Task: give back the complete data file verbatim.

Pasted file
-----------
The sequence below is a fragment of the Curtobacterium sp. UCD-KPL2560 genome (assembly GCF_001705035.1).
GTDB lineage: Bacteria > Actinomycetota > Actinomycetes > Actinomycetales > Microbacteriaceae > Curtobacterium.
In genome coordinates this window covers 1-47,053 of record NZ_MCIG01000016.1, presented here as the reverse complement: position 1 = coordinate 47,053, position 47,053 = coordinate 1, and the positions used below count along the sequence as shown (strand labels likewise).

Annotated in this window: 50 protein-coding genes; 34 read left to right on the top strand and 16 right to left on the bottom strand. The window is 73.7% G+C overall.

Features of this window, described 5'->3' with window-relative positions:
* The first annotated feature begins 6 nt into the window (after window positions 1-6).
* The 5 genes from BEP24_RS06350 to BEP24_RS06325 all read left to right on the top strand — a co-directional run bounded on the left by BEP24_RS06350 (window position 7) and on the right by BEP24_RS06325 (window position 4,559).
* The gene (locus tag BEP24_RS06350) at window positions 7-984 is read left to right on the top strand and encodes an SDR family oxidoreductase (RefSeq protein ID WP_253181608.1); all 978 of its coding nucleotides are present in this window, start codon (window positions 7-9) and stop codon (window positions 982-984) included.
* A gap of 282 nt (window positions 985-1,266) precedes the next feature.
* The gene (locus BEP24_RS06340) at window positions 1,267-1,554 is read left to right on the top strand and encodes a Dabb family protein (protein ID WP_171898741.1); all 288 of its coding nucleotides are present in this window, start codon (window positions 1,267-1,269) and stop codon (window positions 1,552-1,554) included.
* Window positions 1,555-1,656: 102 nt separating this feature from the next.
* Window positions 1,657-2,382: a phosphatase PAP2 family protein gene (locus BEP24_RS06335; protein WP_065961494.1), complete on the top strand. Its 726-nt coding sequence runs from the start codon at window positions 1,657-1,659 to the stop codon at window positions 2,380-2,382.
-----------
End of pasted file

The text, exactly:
The sequence below is a fragment of the Curtobacterium sp. UCD-KPL2560 genome (assembly GCF_001705035.1).
GTDB lineage: Bacteria > Actinomycetota > Actinomycetes > Actinomycetales > Microbacteriaceae > Curtobacterium.
In genome coordinates this window covers 1-47,053 of record NZ_MCIG01000016.1, presented here as the reverse complement: position 1 = coordinate 47,053, position 47,053 = coordinate 1, and the positions used below count along the sequence as shown (strand labels likewise).

Annotated in this window: 50 protein-coding genes; 34 read left to right on the top strand and 16 right to left on the bottom strand. The window is 73.7% G+C overall.

Features of this window, described 5'->3' with window-relative positions:
* The first annotated feature begins 6 nt into the window (after window positions 1-6).
* The 5 genes from BEP24_RS06350 to BEP24_RS06325 all read left to right on the top strand — a co-directional run bounded on the left by BEP24_RS06350 (window position 7) and on the right by BEP24_RS06325 (window position 4,559).
* The gene (locus tag BEP24_RS06350) at window positions 7-984 is read left to right on the top strand and encodes an SDR family oxidoreductase (RefSeq protein ID WP_253181608.1); all 978 of its coding nucleotides are present in this window, start codon (window positions 7-9) and stop codon (window positions 982-984) included.
* A gap of 282 nt (window positions 985-1,266) precedes the next feature.
* The gene (locus BEP24_RS06340) at window positions 1,267-1,554 is read left to right on the top strand and encodes a Dabb family protein (protein ID WP_171898741.1); all 288 of its coding nucleotides are present in this window, start codon (window positions 1,267-1,269) and stop codon (window positions 1,552-1,554) included.
* Window positions 1,555-1,656: 102 nt separating this feature from the next.
* Window positions 1,657-2,382: a phosphatase PAP2 family protein gene (locus BEP24_RS06335; protein WP_065961494.1), complete on the top strand. Its 726-nt coding sequence runs from the start codon at window positions 1,657-1,659 to the stop codon at window positions 2,380-2,382.